Newspaper article The Record (Bergen County, NJ)

Pair Have Old and New Tricks Up Their Sleeves

Newspaper article The Record (Bergen County, NJ)

Pair Have Old and New Tricks Up Their Sleeves

Article excerpt

If you entered the Marquis Theatre not knowing what performers you were going to see, the illustrations arranged around the proscenium arch would provide a strong clue.

They reveal how certain magic tricks are done. And if you know anything about illusionists, and the different ways they seduce their audiences, they fairly shout that the evening's attraction is a show by the iconoclastic Penn and Teller.

After a 24-year absence, they're back on Broadway, in a show -- which opened Sunday -- that blends their great old routines with several, somewhat less compelling, new ones. Altogether, it's a fast, entertaining 95 minutes of impressive illusions and equally skillful showmanship, with the amusingly commanding Penn recounting magic lore and lambasting mentalists and others who claim extra- natural powers, and the mute Teller providing a sweet, pixie-ish contrast.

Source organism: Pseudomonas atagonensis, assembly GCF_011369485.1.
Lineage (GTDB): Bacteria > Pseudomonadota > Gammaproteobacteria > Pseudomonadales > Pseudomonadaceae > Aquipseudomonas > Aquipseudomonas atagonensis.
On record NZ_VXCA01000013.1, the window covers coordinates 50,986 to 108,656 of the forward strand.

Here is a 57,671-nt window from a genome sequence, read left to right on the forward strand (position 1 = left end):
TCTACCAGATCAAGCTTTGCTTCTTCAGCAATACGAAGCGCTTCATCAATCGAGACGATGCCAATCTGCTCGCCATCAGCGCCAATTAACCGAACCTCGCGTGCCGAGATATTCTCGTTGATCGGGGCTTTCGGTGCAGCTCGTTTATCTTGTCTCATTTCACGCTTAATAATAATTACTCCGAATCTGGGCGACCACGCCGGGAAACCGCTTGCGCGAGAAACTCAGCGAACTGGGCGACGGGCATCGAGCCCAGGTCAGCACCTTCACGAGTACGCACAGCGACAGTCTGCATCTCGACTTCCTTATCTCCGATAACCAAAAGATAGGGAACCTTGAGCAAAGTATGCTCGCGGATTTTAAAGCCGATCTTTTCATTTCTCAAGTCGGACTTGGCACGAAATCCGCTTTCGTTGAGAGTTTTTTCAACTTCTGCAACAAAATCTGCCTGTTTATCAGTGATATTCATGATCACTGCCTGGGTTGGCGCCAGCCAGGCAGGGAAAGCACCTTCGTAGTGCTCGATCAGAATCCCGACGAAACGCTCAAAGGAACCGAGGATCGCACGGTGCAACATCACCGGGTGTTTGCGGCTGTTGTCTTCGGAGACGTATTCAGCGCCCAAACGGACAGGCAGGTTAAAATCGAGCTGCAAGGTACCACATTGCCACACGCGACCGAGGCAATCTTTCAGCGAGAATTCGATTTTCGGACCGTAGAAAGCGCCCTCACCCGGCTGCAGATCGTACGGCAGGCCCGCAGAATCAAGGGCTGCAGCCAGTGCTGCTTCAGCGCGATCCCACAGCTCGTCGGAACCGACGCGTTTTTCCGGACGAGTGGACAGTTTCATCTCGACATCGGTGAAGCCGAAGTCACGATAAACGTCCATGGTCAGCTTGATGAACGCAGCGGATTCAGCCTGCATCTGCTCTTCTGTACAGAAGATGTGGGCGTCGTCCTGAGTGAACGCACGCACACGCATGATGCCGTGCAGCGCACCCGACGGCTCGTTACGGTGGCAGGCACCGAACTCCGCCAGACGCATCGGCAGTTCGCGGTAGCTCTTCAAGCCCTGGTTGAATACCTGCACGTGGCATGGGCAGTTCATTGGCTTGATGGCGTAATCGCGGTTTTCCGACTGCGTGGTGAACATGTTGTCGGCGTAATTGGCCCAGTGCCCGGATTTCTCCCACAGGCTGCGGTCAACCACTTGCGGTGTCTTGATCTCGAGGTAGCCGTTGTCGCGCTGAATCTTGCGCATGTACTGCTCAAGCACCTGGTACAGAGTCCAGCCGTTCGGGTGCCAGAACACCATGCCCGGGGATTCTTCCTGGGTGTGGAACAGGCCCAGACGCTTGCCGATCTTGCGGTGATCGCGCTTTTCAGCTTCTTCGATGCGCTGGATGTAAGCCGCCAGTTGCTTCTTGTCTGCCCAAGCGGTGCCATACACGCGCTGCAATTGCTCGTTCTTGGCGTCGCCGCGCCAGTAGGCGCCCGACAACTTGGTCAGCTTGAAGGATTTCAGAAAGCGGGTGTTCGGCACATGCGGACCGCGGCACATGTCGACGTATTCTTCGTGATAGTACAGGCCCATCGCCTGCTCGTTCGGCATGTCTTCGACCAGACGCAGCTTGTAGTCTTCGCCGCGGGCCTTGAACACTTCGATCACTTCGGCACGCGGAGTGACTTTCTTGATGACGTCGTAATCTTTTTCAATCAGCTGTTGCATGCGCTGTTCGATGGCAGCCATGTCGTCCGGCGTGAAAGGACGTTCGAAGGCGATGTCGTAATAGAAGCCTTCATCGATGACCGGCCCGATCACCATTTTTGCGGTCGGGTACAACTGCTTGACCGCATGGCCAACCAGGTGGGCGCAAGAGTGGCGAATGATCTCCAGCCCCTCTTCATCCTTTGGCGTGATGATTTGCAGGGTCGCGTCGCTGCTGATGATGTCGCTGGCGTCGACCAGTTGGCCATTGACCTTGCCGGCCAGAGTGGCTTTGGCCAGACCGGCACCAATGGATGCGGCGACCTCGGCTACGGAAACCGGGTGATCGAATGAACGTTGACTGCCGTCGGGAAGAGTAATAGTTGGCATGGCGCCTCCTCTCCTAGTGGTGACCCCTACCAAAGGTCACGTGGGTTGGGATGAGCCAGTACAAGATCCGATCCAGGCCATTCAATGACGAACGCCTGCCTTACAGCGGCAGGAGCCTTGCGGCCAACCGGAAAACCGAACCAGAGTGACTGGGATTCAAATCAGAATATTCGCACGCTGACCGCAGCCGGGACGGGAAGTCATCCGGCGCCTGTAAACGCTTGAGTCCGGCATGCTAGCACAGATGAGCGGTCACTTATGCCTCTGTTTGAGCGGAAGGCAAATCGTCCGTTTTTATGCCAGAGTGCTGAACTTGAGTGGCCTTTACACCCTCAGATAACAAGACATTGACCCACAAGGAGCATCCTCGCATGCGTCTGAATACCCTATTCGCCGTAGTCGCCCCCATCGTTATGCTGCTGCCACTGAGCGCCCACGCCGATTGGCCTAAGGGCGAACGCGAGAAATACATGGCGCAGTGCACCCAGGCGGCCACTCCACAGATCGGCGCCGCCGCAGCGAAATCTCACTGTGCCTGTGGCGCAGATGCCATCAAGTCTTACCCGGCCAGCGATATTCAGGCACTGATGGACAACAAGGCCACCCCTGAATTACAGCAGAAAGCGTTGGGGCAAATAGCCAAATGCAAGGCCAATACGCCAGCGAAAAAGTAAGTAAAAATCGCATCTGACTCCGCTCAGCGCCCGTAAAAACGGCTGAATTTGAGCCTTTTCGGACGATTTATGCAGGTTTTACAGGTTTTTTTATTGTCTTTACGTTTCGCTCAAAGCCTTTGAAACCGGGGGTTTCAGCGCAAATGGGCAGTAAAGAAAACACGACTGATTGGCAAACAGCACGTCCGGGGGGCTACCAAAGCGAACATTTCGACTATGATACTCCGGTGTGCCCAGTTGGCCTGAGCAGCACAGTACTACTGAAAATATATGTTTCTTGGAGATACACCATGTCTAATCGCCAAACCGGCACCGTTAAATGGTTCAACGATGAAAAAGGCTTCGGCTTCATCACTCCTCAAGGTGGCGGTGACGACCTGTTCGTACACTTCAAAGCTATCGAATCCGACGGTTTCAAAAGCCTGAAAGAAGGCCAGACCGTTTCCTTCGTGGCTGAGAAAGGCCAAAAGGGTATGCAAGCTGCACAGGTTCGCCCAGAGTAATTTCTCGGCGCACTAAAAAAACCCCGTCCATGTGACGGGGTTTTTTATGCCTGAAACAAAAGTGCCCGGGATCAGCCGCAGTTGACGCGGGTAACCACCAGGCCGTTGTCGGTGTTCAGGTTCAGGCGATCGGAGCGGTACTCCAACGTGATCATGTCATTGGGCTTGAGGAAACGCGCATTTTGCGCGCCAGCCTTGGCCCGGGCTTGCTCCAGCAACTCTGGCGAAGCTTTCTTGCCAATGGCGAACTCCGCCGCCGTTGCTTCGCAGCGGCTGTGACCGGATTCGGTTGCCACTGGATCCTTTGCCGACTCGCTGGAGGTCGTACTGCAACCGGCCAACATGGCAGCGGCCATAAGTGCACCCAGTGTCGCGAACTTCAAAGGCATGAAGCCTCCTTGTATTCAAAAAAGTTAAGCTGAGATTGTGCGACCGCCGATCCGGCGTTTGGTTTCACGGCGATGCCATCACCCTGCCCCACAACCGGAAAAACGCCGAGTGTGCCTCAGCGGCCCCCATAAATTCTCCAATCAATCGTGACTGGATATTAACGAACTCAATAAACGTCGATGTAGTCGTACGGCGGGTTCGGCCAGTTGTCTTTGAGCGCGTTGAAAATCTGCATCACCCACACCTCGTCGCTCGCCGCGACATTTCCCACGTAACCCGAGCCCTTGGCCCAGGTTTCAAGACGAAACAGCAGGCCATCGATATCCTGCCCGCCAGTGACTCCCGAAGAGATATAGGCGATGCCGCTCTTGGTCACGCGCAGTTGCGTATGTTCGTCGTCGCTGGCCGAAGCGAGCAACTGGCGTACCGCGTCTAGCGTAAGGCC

The show starts cleverly with an announcement for the audience to turn on their cellphones, the lead-in to an overly complicated routine that ends with Teller retrieving a lost phone from inside a dead fish.

Things pick up from there.

A good deal of the fun at a Penn and Teller show comes from their revelations of how magic works - before adding a twist. Penn, for example, demonstrates a fake rabbit, made remarkably lifelike by an internal spring that many magicians use. Teller then nonchalantly pulls a live bunny out of a top hat.

After cutting a woman in half with a buzzsaw, Penn shows how her body has been positioned to create that illusion, while the saw is safely braked before reaching her midsection. And then, suddenly, the saw "accidentally" bursts through the barrier, the woman screams and blood and guts are splattered all over the stage. (She reappears whole later in the show.) The two magicians are well-known libertarians, and skepticism of authority is always an underlying element of their performances. …

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